Run along. If your child can ride a bicycle, jog alongside or get on your own bicycle.
Jump rope. The whole family can join in taking turns and jump away to fitness. This is one of the fastest ways to burn calories.
Engage the whole family in physical activities, such as Frisbee, playing catch, hiking, swimming or rollerblading.
Sign up for exercise classes such as kickboxing or join a sports team. Then sign up your children for classes or team sports.
Give children rewards, such as a basketball, that encourage them to be more active.
Fly a kite. Mix exercise with nature by flying a kite. The kids will love it and adults will have fun, too.
Grow a garden. Kids love to plant seeds and watch their plants and flowers grow. Have a fun competition to see whose tomatoes grow the largest or something similar.
Limit the amount of time you watch television. By doing this, you will find it easier to limit the amount of time your child watches TV or plays video games. Experts recommend a maximum of two hours of viewing time for children each day.
A concussion is an injury to your brain, which is caused by a sudden, violent jolt. The signs and symptoms of a concussion may be obvious or very subtle. Most patients do not know that they have sustained a concussion and may not connect their symptoms with a head injury. This is particularly true when symptoms develop hours after the initial injury.
Typical symptoms of concussion include:
Difficulty concentrating or feeling ‘foggy’
Slower reaction times
Difficulty with bright lights or loud sounds
Changes in sleep patterns, either insomnia or sleeping more
Concussions most often occur during falls, car accidents or while playing contact sports.
To prevent falls at home that can lead to concussions:
Make sure your child’s play surface is soft and free of rocks, holes and debris.
Use handrails when walking up and down stairs.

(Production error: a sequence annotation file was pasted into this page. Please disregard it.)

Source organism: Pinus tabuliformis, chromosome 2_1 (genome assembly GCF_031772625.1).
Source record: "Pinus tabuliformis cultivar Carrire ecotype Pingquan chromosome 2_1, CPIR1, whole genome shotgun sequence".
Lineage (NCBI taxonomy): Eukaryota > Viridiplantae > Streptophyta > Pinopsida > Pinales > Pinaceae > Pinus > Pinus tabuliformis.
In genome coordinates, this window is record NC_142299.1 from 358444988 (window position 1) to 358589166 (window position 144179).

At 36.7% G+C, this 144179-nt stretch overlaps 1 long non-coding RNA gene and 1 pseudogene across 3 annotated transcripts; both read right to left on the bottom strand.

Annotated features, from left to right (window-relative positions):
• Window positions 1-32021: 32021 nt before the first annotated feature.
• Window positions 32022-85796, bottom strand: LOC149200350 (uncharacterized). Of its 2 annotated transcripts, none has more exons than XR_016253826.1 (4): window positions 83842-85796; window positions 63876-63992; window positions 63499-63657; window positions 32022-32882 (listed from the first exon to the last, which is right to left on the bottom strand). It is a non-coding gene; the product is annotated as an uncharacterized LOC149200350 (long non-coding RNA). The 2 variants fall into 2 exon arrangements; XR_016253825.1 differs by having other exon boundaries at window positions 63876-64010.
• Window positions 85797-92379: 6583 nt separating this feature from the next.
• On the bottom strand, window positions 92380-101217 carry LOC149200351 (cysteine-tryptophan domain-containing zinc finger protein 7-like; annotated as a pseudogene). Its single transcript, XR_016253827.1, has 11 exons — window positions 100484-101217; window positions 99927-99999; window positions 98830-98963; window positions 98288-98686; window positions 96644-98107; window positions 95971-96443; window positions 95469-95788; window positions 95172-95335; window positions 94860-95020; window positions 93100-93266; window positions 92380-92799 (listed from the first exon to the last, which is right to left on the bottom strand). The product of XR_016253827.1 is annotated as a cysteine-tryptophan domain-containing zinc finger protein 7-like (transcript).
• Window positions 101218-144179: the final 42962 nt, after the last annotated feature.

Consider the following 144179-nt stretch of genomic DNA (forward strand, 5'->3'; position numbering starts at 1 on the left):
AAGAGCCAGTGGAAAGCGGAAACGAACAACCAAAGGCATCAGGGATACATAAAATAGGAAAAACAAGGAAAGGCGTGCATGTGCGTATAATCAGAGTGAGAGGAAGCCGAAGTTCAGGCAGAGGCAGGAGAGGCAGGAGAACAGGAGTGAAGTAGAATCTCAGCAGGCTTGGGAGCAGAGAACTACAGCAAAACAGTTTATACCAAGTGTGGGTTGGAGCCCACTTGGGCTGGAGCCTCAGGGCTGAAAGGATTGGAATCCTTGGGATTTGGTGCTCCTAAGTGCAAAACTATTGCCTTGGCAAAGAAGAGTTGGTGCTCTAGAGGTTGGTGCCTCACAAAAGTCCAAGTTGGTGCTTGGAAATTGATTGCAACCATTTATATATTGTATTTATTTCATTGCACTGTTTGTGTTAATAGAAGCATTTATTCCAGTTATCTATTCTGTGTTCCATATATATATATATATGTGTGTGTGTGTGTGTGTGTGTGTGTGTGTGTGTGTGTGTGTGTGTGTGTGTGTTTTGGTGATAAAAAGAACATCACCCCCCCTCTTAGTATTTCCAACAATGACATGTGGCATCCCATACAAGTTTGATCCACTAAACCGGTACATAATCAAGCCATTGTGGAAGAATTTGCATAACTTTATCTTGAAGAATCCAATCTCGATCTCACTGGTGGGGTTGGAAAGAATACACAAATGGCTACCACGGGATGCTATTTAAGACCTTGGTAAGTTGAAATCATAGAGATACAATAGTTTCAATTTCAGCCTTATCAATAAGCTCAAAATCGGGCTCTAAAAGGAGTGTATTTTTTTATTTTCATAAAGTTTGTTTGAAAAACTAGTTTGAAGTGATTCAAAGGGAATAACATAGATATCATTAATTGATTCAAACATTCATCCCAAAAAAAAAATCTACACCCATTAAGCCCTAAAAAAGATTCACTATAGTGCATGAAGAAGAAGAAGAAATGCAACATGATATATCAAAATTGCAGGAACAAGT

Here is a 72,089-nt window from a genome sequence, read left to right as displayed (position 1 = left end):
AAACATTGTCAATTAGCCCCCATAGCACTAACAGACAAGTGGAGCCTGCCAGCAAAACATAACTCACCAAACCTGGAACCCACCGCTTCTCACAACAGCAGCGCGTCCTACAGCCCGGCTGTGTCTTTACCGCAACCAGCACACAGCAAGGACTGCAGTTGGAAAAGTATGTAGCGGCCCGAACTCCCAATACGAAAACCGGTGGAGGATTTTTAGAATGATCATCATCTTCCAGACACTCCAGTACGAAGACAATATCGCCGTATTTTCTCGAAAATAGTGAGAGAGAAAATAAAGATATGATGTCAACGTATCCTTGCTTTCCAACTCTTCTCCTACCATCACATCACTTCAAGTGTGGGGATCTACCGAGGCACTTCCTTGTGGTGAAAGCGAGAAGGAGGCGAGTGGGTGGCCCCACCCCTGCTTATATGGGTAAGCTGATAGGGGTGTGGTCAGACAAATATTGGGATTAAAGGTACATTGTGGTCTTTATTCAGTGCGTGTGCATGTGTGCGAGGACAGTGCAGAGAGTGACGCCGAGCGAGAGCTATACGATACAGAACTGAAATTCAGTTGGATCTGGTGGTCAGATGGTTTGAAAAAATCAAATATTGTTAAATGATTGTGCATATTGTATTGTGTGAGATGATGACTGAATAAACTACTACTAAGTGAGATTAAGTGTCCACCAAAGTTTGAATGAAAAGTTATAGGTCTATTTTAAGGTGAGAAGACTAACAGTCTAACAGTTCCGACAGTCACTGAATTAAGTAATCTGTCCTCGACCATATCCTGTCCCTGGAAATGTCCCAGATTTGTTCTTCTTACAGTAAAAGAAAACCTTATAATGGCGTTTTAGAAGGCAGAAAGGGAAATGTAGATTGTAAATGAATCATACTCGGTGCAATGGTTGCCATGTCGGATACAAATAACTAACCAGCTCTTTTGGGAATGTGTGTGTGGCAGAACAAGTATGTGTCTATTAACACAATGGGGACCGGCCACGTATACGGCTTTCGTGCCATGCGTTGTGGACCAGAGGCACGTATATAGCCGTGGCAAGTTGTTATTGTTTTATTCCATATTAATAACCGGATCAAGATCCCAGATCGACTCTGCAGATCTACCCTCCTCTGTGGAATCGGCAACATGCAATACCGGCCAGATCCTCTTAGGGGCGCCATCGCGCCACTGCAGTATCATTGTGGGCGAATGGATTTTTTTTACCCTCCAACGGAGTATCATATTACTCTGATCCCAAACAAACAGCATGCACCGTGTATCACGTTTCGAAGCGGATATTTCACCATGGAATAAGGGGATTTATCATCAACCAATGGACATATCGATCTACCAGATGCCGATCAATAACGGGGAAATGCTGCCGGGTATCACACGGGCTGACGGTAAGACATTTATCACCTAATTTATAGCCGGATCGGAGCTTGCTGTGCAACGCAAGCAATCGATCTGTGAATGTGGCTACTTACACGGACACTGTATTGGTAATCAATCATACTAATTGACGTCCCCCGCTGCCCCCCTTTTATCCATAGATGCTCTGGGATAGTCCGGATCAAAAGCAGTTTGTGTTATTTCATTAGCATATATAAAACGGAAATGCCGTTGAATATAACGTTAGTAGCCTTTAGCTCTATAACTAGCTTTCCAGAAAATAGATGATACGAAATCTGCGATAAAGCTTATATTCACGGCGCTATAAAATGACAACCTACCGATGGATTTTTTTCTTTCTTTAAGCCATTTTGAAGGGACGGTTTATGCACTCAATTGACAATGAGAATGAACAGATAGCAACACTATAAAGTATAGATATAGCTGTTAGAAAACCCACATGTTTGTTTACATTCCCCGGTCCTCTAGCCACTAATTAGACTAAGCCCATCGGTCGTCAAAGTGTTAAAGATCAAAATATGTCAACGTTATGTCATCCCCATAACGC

Have safety gates on stairs and safety guards on windows.
Use grab bars in the bathroom.
Place non-slip mats in the bathroom.
Keep walkways clear to prevent tripping.
Make sure rooms and hallways are well lit.
To prevent car accidents and head injuries associated with car accidents:
Do not drink alcohol and drive.
Do not take medicines that may make you sleepy, especially when driving or using heavy equipment.
Obey speed limits and other driving laws.
Use seatbelts and child safety seats.
To prevent concussions with sports and recreational activities:
Wear appropriate protective gear for any sport you or your child undertake. Make sure the equipment fits properly, is well maintained and worn correctly.
Wear a helmet when riding a bike, skateboard or motorcycle or when playing contact sports.
Wear mouth guards, face guards, pads and other safety gear while playing contact sports.
If you suspect that you or someone else has a concussion, see a doctor. Call 911 if the symptoms are severe.
High Risk Sports: Football is the most common sport with concussion risk for males (75 percent chance for concussion). Soccer is the most common sport with concussion risk for females (50 percent chance for concussion).
Spring is only a few days away, which means warmer temperatures and blooming plants and flowers. For some, this means the beginning of allergy and asthma season, too.